These conflicting approaches have caused significant confusion for patent stakeholders, says Akeva.
Get Back to the Text
US Inventor’s brief summarizes its argument in support of Akeva as follows:
Just as textualism is now accepted as the way to interpret statutes, this Court should grant certiorari to resolve a split within the Federal Circuit whether textualism should also guide how courts interpret the claims in an issued patent.
The amicus brief characterizes the question presented as “the most sweeping and vexing inconsistency in patent law.”
In the Akeva case, “’Rear sole secured’ was held to mean ‘rear sole connected and rotatable.’ This was a radical and unpredictable departure from the unambiguous and clear text,” says the US Inventor brief, adding that the Court’s approach to claim construction should match its approach to statutory construction, which has moved toward textualism over the last several decades.
Likening the complex and compromise-heavy legislative process that results in statute to the patent examination process, which results in granted patent claims, the brief explains:
Just as uncertainty in statutory sources of meaning create unwarranted transaction costs in public behavior, so does claim construction methodology uncertainty among private parties. Petitioner Akeva’s saga exemplifies this. Had everyone agreed at the out-set that the word “secured” received the full scope of its meaning in a shoe sole context (regardless of details about the embodiments), the parties would never have spent the vast litigation resources they did, over nearly a decade, on the question of whether “secured” ought to mean a particular subtype of “secured” (i.e., fixed but rotatable).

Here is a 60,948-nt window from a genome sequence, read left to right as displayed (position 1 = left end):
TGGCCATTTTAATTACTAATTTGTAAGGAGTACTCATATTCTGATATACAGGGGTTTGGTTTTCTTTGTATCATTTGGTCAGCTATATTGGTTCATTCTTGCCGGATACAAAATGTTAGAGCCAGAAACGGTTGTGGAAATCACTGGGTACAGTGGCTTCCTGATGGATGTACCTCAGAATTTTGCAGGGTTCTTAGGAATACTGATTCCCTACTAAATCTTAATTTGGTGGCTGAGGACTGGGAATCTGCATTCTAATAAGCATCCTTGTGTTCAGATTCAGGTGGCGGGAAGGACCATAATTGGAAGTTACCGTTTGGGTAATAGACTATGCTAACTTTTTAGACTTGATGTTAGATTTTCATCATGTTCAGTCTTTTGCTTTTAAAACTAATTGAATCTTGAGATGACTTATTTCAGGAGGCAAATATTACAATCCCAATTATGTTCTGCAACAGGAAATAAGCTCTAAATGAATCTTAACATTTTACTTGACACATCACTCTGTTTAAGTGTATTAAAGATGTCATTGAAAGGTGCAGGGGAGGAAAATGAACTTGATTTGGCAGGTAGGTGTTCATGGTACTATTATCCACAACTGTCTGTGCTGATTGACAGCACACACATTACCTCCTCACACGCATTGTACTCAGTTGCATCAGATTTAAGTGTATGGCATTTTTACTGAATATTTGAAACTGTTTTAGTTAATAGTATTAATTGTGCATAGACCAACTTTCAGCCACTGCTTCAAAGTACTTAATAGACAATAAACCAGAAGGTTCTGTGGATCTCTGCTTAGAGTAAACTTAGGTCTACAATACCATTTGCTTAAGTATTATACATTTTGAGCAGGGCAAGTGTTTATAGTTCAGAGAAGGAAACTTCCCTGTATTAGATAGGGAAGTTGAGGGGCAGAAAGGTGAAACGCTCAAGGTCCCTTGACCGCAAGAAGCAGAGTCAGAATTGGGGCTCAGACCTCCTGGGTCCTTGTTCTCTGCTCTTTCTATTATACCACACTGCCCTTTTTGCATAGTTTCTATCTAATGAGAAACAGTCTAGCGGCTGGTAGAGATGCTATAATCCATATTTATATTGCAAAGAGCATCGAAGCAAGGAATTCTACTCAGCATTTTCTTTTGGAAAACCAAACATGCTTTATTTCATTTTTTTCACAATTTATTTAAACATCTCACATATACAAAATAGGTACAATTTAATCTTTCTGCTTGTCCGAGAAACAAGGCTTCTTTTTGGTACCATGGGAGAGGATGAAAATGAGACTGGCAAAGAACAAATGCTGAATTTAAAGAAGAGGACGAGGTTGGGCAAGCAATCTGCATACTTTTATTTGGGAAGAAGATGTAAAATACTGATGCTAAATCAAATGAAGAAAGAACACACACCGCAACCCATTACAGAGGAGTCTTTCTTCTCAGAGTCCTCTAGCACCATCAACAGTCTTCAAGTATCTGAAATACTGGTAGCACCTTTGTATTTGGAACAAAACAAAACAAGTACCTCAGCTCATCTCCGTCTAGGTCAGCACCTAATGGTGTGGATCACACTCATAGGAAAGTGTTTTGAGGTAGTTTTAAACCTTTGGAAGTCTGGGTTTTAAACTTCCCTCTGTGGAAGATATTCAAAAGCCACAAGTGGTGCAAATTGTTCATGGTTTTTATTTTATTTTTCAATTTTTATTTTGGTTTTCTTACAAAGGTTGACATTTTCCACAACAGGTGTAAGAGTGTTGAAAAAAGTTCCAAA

If courts were forced to embrace textualism, matters would be kept out of litigation more often, industry actors would know better how to design around patent rights, and patentees will have more certainty about their own rights, says the brief.
The holistic approach, on the other hand, “creates wasteful uncertainty” such as in Akeva’s case, “where the panel divined the invention of the patented athletic shoe to require not just a fixed rear sole, but also a fixed rear sole that pivots (even though the pivot concept is not within any plain text of the claim).”
The brief concludes:
For a brief time at the Federal Circuit, “the name of the game [was] the claim.” Now that is uncertain, and depends on random panel assignment. The name of the game might be the claim, unless it is something else, like the written description examples, a stray remark disparaging some aspects of a claimed feature, or someone’s sense of justice in divining what ought to be (but was not written out as) the “actual invention”…. [T]his Court should grant certiorari to resolve that “textual” patent claim construction methodologies, not “holistic” ones, will govern the meaning of claim terms. (Citations omitted)